American TV & Appliance closing all stores

American TV & Appliance, a Wisconsin-based furniture, appliance and electronic retail chain for the past 60 years, announced Monday it was closing all nine of its stores. The locations include two stores each in Illinois and Iowa and five stores, corporate offices and distribution centers in Wisconsin.

The retailer blamed an unforgiving economy over the last five years for the decision and said Monday it was filing for Chapter 128 receivership, a Wisconsin legal procedure similar to a bankruptcy that will allow it to sell assets to pay creditors. A going-out-of-business sale will start on Thursday. The value of American's assets is listed at $72.6 million, but legal documents note that it is unknown what price the assets actually would raise in a sale. It lists liabilities of almost $55 million.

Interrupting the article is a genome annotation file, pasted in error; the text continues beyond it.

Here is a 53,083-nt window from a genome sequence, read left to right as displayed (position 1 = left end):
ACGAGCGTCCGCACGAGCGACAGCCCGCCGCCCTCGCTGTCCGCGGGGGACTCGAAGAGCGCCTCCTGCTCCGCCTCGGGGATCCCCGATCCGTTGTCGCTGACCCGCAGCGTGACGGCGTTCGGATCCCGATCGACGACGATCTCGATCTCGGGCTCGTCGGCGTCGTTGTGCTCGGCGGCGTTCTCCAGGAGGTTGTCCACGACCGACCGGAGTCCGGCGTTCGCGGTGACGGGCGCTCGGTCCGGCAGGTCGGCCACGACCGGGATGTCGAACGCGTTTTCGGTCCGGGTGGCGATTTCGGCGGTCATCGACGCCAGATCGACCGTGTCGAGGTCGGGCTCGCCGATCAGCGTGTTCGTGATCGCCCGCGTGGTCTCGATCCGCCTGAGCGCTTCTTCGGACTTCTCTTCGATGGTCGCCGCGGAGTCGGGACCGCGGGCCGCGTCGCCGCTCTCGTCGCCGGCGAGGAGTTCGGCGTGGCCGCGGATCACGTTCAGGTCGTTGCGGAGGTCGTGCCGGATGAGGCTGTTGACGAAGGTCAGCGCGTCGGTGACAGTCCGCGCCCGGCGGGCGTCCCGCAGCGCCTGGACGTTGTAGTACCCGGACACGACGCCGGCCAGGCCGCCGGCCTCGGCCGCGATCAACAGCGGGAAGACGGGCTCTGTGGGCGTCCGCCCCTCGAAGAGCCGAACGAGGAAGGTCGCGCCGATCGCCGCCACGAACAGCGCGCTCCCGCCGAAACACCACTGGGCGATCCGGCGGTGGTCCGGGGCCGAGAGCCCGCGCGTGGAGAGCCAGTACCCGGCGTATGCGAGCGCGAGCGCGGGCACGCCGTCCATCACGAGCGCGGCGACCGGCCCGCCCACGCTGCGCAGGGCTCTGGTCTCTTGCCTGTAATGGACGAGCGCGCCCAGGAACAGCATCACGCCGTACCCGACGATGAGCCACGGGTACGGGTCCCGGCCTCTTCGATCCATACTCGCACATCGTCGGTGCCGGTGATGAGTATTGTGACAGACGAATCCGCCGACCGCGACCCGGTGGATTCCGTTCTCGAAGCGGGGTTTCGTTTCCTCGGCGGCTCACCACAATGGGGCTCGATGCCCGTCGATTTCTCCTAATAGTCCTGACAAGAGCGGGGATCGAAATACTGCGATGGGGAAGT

American's 989 employees have been notified and will remain employed through the closing process. Employees will be compensated, with benefits, through a "notification period" that was not further described or defined.

The move to digital media has caused the downfall of several electronics stores in recent years including Circuit City and CompUSA. In February 2012, Milwaukee Company Appliance World abruptly shut down after 56 years in business, citing economic conditions that had hurt sales. Appliance World operated three stores in the Milwaukee area.

For the tech retailers that have stayed afloat, it's been an uphill battle. RadioShack, for instance, reported its seventh consecutive quarterly loss as sales for the consumer-electronics chain continue to struggle. Best Buy has also had its fair share of hardships and recently saw shares tank after it reported bleak holiday sales below Wall Street's expectations.

For more:
-See this TIME article
-See this Milwaukee Wisconsin Journal Sentinel article

Related stories:
Can 3D printing save RadioShack?
Can RadioShack re-invent itself, again?
RadioShack reports $112 million loss, confirms new financing
Best Buy reports dismal holiday sales, shares tank
Best Buy hopes to counter showrooming with new holiday ads